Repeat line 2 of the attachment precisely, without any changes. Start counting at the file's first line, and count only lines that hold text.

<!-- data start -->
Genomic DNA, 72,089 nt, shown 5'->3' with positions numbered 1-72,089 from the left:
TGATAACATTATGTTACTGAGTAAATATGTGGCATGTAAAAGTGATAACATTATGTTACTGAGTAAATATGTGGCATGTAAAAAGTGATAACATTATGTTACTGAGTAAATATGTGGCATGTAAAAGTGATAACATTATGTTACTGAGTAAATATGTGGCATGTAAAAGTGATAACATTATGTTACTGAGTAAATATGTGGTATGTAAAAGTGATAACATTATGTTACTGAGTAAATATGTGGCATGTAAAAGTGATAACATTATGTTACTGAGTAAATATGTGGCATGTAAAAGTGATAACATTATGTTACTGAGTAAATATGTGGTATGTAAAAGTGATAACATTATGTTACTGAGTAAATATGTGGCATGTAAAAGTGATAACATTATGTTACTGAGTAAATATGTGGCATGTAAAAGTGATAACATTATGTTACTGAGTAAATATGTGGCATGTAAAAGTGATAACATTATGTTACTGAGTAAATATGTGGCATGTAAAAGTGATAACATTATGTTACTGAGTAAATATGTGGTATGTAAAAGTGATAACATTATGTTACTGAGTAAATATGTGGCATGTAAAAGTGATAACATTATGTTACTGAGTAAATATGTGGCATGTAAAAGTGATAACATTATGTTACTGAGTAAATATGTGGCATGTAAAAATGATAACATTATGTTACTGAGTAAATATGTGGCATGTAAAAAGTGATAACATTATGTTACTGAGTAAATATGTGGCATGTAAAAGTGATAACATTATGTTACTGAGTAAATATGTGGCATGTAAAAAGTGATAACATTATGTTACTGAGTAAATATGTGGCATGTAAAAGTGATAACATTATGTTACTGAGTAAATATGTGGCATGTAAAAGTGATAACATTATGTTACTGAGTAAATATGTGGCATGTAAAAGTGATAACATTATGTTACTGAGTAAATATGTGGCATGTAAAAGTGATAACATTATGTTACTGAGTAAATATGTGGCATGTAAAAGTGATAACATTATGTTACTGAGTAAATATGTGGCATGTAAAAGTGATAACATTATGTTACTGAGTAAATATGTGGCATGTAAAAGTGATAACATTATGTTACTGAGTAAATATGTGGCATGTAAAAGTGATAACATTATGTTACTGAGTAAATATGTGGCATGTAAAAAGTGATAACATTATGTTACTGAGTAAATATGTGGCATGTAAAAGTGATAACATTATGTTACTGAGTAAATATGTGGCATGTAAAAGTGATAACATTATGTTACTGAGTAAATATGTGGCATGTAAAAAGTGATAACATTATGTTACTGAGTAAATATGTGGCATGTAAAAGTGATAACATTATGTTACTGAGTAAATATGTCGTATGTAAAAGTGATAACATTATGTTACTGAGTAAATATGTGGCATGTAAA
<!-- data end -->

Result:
TGATAACATTATGTTACTGAGTAAATATGTGGCATGTAAAAGTGATAACATTATGTTACTGAGTAAATATGTGGCATGTAAAAAGTGATAACATTATGTTACTGAGTAAATATGTGGCATGTAAAAGTGATAACATTATGTTACTGAGTAAATATGTGGCATGTAAAAGTGATAACATTATGTTACTGAGTAAATATGTGGTATGTAAAAGTGATAACATTATGTTACTGAGTAAATATGTGGCATGTAAAAGTGATAACATTATGTTACTGAGTAAATATGTGGCATGTAAAAGTGATAACATTATGTTACTGAGTAAATATGTGGTATGTAAAAGTGATAACATTATGTTACTGAGTAAATATGTGGCATGTAAAAGTGATAACATTATGTTACTGAGTAAATATGTGGCATGTAAAAGTGATAACATTATGTTACTGAGTAAATATGTGGCATGTAAAAGTGATAACATTATGTTACTGAGTAAATATGTGGCATGTAAAAGTGATAACATTATGTTACTGAGTAAATATGTGGTATGTAAAAGTGATAACATTATGTTACTGAGTAAATATGTGGCATGTAAAAGTGATAACATTATGTTACTGAGTAAATATGTGGCATGTAAAAGTGATAACATTATGTTACTGAGTAAATATGTGGCATGTAAAAATGATAACATTATGTTACTGAGTAAATATGTGGCATGTAAAAAGTGATAACATTATGTTACTGAGTAAATATGTGGCATGTAAAAGTGATAACATTATGTTACTGAGTAAATATGTGGCATGTAAAAAGTGATAACATTATGTTACTGAGTAAATATGTGGCATGTAAAAGTGATAACATTATGTTACTGAGTAAATATGTGGCATGTAAAAGTGATAACATTATGTTACTGAGTAAATATGTGGCATGTAAAAGTGATAACATTATGTTACTGAGTAAATATGTGGCATGTAAAAGTGATAACATTATGTTACTGAGTAAATATGTGGCATGTAAAAGTGATAACATTATGTTACTGAGTAAATATGTGGCATGTAAAAGTGATAACATTATGTTACTGAGTAAATATGTGGCATGTAAAAGTGATAACATTATGTTACTGAGTAAATATGTGGCATGTAAAAGTGATAACATTATGTTACTGAGTAAATATGTGGCATGTAAAAAGTGATAACATTATGTTACTGAGTAAATATGTGGCATGTAAAAGTGATAACATTATGTTACTGAGTAAATATGTGGCATGTAAAAGTGATAACATTATGTTACTGAGTAAATATGTGGCATGTAAAAAGTGATAACATTATGTTACTGAGTAAATATGTGGCATGTAAAAGTGATAACATTATGTTACTGAGTAAATATGTCGTATGTAAAAGTGATAACATTATGTTACTGAGTAAATATGTGGCATGTAAA